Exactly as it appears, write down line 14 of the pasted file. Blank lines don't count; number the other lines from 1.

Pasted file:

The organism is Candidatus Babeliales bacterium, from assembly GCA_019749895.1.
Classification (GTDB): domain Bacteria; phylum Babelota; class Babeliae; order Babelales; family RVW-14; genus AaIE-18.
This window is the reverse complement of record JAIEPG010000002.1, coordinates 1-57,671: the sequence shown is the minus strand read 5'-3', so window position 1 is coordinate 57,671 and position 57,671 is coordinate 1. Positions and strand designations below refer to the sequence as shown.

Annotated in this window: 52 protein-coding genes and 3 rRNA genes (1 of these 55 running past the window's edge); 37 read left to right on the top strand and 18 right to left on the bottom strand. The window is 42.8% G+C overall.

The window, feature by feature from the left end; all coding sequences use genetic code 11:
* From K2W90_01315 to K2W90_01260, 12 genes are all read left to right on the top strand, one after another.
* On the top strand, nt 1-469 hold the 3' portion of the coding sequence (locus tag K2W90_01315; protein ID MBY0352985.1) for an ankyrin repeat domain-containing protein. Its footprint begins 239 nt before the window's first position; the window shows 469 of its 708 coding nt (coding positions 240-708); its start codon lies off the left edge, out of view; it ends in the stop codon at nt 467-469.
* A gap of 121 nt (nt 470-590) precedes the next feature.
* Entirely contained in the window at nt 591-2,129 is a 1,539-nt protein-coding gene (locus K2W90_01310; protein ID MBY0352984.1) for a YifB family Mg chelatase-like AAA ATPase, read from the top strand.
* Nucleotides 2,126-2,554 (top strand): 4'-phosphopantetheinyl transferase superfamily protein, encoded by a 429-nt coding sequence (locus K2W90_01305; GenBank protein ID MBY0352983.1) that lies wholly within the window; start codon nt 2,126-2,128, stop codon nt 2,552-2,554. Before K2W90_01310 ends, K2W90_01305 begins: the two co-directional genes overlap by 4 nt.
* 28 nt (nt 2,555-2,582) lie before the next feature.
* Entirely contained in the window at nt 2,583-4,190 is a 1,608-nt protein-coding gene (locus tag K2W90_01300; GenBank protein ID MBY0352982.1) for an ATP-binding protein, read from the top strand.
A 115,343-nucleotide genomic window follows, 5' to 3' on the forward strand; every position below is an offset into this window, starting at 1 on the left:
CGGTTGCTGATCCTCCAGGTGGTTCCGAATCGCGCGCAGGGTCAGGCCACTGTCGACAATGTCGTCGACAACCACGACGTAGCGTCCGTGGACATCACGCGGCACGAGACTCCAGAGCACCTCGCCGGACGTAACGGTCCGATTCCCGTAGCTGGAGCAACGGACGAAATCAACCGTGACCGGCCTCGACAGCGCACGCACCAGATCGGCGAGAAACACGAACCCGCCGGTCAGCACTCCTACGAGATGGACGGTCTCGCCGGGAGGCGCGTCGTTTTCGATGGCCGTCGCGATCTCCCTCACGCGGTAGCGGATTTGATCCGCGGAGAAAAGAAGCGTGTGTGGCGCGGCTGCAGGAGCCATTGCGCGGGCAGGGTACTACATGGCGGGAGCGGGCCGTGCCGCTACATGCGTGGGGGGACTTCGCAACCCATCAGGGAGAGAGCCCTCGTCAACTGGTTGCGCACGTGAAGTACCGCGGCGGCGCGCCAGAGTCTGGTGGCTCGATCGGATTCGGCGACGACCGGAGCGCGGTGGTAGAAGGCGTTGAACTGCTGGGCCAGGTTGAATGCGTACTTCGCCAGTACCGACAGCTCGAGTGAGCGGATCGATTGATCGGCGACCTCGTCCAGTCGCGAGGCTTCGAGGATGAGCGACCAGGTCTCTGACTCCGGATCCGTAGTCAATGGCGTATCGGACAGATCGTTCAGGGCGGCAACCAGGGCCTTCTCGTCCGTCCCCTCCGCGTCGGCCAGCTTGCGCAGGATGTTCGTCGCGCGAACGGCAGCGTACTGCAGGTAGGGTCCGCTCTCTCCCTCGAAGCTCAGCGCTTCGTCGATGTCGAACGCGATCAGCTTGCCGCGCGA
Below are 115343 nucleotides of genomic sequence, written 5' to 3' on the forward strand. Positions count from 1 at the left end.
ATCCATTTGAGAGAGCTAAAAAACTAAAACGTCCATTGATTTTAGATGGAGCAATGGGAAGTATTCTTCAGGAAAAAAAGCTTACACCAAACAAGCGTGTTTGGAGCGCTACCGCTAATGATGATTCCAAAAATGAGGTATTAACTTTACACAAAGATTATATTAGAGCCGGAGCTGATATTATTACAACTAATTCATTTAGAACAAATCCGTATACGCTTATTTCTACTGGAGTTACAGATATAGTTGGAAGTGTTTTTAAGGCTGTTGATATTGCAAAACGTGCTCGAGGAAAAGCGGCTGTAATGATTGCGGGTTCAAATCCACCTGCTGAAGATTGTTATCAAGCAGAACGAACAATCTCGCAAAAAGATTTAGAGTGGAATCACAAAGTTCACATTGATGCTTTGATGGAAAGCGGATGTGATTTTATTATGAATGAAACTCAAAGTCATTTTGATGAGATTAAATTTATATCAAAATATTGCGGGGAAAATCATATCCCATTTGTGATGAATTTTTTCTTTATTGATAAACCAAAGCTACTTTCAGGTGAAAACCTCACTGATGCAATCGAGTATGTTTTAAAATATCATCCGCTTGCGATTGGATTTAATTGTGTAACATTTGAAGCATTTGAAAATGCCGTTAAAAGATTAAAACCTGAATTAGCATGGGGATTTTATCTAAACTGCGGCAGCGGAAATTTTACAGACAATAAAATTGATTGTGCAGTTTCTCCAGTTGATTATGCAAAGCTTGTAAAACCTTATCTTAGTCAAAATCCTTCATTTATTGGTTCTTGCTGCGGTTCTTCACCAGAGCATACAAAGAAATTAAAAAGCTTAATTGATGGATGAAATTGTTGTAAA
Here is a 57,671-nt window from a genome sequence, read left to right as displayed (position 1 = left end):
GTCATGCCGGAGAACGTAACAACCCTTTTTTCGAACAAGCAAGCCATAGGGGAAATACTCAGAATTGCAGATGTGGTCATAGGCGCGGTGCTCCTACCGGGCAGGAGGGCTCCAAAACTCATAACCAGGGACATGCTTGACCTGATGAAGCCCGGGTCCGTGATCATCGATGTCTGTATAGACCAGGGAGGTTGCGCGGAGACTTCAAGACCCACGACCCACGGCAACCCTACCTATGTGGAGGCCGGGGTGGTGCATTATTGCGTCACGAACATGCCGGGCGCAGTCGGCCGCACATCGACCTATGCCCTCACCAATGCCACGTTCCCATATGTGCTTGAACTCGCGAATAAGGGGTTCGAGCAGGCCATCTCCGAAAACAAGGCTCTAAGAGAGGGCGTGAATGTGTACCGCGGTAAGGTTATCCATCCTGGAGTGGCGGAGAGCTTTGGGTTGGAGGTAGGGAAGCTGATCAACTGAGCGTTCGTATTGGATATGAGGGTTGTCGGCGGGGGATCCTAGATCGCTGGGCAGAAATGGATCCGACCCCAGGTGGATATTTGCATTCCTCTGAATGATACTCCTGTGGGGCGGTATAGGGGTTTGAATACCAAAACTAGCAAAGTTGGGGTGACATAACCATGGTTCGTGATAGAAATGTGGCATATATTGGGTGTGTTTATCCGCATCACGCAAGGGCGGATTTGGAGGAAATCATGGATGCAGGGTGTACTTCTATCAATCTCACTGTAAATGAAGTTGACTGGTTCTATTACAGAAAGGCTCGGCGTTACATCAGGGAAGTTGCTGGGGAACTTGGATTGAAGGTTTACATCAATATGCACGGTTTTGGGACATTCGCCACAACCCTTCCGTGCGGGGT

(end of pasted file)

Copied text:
CGGTTGCTGATCCTCCAGGTGGTTCCGAATCGCGCGCAGGGTCAGGCCACTGTCGACAATGTCGTCGACAACCACGACGTAGCGTCCGTGGACATCACGCGGCACGAGACTCCAGAGCACCTCGCCGGACGTAACGGTCCGATTCCCGTAGCTGGAGCAACGGACGAAATCAACCGTGACCGGCCTCGACAGCGCACGCACCAGATCGGCGAGAAACACGAACCCGCCGGTCAGCACTCCTACGAGATGGACGGTCTCGCCGGGAGGCGCGTCGTTTTCGATGGCCGTCGCGATCTCCCTCACGCGGTAGCGGATTTGATCCGCGGAGAAAAGAAGCGTGTGTGGCGCGGCTGCAGGAGCCATTGCGCGGGCAGGGTACTACATGGCGGGAGCGGGCCGTGCCGCTACATGCGTGGGGGGACTTCGCAACCCATCAGGGAGAGAGCCCTCGTCAACTGGTTGCGCACGTGAAGTACCGCGGCGGCGCGCCAGAGTCTGGTGGCTCGATCGGATTCGGCGACGACCGGAGCGCGGTGGTAGAAGGCGTTGAACTGCTGGGCCAGGTTGAATGCGTACTTCGCCAGTACCGACAGCTCGAGTGAGCGGATCGATTGATCGGCGACCTCGTCCAGTCGCGAGGCTTCGAGGATGAGCGACCAGGTCTCTGACTCCGGATCCGTAGTCAATGGCGTATCGGACAGATCGTTCAGGGCGGCAACCAGGGCCTTCTCGTCCGTCCCCTCCGCGTCGGCCAGCTTGCGCAGGATGTTCGTCGCGCGAACGGCAGCGTACTGCAGGTAGGGTCCGCTCTCTCCCTCGAAGCTCAGCGCTTCGTCGATGTCGAACGCGATCAGCTTGCCGCGCGA